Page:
There is a TV series running at the moment in the UK (the name escapes me) with a 'stage phycologist' who demonstrates that we dont have as much free will as we thought. He set up an experiment where 2 advertising executives were asked to come in and create an advert design for a fictional company. Unknown to them, he had set up the taxi to take a specific route through London, past some carefully planted posters/objects. They were only told of the brief when they had arrived, and left for an hour to create an 'advert'. At the end of it, the presented opens an envelope, and pulled out his 'prediction', which was the same as these guys had come up with of their own 'free will'.
The trick was based on the places & images en route 'awakening' certain cultural stereotypes (memes?) and was only so obvious because it had been set up that way. Had the trick not been revealed, the two advertising execs would have been convinced they came up with the advert of their own free will.




Sat Jun 14, 2003 1:47 pm


Post Re: free will?
If this is all true, the question for me is, how ought we to reconcile hard determinism with ethical responsibility?




Sat Jun 14, 2003 10:21 pm


Post ethics...
It would be too easy to say 'shades of grey' determanism, so Ill come up with a theory:

I have noticed that at certain times I have felt the world 'crystalise' around me - acute perception of the here and now. These usually accompany moments of critical decision or realisation (epiphany?). It is at these moments when one must make an actual choice that the world feels more real. perhaps the intervening time we are led on an almost 'meme' guided autopilot, and 'free will' itself takes the form only at critical decision points.
Im sure a hunter on their first hunt would understand this feeling. It is then, in full clarity of mind & circumstance, that the moral decision is made, and that is whene the ethical responsibility resides. Once you have broken an ethic (changed a meme?) it is then much easier to repeat the act (the sense of clarity no longer accompanies the action to such a degree if your revised ethical code now allows it)




Sun Jun 15, 2003 9:31 am


Post FYI: "Freedom Evolves"
This is just for your information:

From what I've read the new book by Daniel Dennett "Freedom Evolves" is dedicated to the questions of free will and determinism. It is on my list of books to buy/read and I am looking forward to it.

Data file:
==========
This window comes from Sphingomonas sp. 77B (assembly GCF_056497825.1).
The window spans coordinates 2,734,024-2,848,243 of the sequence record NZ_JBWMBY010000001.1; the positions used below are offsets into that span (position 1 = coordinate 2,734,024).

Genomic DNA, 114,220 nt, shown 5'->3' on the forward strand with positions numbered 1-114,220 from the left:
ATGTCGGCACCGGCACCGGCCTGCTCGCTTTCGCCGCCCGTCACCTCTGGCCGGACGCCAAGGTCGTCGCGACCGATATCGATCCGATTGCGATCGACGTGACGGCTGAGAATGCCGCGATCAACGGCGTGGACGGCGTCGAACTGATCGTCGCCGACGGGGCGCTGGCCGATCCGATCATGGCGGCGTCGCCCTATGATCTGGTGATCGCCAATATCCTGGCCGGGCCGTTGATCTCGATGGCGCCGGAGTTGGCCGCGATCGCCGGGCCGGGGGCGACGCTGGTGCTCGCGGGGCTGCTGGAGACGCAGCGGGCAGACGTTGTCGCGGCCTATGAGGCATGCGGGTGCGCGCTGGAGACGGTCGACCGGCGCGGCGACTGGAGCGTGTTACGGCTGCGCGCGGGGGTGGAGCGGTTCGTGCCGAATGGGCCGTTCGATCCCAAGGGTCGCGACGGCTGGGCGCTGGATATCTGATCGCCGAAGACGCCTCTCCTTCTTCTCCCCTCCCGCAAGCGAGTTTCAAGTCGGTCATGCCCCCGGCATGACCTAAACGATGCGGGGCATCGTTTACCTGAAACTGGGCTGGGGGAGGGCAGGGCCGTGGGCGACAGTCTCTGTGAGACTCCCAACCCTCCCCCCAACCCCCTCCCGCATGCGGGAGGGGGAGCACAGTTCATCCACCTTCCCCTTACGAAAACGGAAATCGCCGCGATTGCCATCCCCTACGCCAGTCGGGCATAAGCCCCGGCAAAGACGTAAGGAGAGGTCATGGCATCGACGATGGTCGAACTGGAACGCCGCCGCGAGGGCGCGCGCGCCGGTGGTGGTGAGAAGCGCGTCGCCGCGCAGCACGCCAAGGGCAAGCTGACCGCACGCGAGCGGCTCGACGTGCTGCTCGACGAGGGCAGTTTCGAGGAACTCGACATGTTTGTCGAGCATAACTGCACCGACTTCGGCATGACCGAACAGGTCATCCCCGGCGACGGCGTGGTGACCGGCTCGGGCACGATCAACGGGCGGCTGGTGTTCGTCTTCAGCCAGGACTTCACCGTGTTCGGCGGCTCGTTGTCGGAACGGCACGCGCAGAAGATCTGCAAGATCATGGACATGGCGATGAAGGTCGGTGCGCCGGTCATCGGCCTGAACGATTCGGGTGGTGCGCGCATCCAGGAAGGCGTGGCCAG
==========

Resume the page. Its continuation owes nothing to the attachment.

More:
Here is the link to this book on amazon: www.amazon.com/exec/obido...64-6112809




Mon Jun 16, 2003 12:32 pm


Post Re: FYI: "Freedom Evolves"
Thanks kostya! Others here have also recommended it and I going to get around to reading it sometime. I wouldn't be surprised if it gets nominated for our reading selection.




Mon Jun 16, 2003 12:46 pm
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Post Re: FYI: "Freedom Evolves"
Kostya

Hey, I have seen you lurking all day today. Are you planning to register and get involved? We'd love to have you join us. ;)

Chris

"When once you have tasted flight, you will forever walk the earth with your eyes turned skyward,for there you have been, and there you will always want to be."  -- Leonardo da Vinci




Mon Jun 16, 2003 5:23 pm
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Post I have
I have registered.

I've actually lurked so much that my account got locked out and I had to create an alternative one. :)




Mon Jun 16, 2003 11:11 pm


Post Re: Questioning Memes
Some more reading on the subject.

"It is the very reliability of deterministic worlds that makes it possible for organisms to extract information from the world so that they can look ahead and avoid disasters that they see coming. In a truly random world everything really would be inevitable. It is just the opposite of what people often think a world of randomness would be a world where everything was inevitable and nothing was evitable."

The full text of the article is here:
www.newscientist.com/hott...ree%20will




Wed Jun 18, 2003 10:49 am